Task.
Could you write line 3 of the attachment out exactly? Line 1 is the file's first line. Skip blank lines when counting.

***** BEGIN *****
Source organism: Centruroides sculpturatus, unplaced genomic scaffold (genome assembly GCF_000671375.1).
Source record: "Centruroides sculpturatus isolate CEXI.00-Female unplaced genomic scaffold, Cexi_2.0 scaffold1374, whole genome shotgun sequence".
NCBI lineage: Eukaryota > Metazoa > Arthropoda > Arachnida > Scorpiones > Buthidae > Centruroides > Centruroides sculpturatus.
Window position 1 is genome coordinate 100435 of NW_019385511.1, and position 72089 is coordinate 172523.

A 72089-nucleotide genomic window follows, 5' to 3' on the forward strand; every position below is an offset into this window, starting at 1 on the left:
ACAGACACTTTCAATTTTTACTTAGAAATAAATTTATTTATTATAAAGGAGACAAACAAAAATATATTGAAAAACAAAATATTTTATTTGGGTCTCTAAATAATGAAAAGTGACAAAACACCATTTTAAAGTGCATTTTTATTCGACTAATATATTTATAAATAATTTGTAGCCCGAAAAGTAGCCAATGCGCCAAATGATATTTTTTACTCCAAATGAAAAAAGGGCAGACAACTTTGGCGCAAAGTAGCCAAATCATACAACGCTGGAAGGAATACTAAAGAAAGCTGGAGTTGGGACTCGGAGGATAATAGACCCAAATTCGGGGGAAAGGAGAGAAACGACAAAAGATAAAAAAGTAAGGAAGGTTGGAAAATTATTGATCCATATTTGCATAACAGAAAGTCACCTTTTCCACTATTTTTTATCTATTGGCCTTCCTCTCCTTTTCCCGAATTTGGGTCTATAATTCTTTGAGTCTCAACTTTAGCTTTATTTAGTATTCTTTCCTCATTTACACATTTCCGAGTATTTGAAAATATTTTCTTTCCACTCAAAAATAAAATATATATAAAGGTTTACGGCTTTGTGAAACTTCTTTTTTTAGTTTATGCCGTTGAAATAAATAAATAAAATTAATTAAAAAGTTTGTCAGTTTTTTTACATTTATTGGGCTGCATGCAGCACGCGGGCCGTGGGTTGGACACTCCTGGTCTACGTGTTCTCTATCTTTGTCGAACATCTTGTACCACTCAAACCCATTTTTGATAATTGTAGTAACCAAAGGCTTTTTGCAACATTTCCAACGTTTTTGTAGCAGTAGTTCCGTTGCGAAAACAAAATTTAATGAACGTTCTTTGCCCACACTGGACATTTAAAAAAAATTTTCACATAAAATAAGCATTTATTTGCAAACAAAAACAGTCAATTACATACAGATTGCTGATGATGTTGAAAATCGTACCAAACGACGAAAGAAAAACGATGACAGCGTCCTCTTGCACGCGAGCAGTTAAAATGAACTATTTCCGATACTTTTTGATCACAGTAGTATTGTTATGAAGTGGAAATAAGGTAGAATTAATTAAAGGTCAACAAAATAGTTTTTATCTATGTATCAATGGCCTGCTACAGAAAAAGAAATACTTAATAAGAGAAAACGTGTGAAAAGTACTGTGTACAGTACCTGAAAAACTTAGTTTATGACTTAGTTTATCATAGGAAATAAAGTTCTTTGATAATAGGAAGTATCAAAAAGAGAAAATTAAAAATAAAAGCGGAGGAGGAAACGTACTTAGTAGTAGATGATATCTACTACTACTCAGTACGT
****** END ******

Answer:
NCBI lineage: Eukaryota > Metazoa > Arthropoda > Arachnida > Scorpiones > Buthidae > Centruroides > Centruroides sculpturatus.